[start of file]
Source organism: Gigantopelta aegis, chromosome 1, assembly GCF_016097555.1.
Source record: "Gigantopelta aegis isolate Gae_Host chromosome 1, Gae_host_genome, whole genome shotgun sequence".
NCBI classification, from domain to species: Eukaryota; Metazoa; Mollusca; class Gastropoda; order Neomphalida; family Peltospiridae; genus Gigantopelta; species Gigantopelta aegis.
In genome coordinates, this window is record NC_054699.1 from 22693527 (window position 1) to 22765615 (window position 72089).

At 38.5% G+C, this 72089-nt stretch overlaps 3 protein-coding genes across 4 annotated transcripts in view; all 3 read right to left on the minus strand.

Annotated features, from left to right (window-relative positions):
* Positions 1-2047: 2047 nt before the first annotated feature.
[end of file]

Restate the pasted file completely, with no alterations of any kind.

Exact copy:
Source organism: Gigantopelta aegis, chromosome 1, assembly GCF_016097555.1.
Source record: "Gigantopelta aegis isolate Gae_Host chromosome 1, Gae_host_genome, whole genome shotgun sequence".
NCBI classification, from domain to species: Eukaryota; Metazoa; Mollusca; class Gastropoda; order Neomphalida; family Peltospiridae; genus Gigantopelta; species Gigantopelta aegis.
In genome coordinates, this window is record NC_054699.1 from 22693527 (window position 1) to 22765615 (window position 72089).

At 38.5% G+C, this 72089-nt stretch overlaps 3 protein-coding genes across 4 annotated transcripts in view; all 3 read right to left on the minus strand.

Annotated features, from left to right (window-relative positions):
* Positions 1-2047: 2047 nt before the first annotated feature.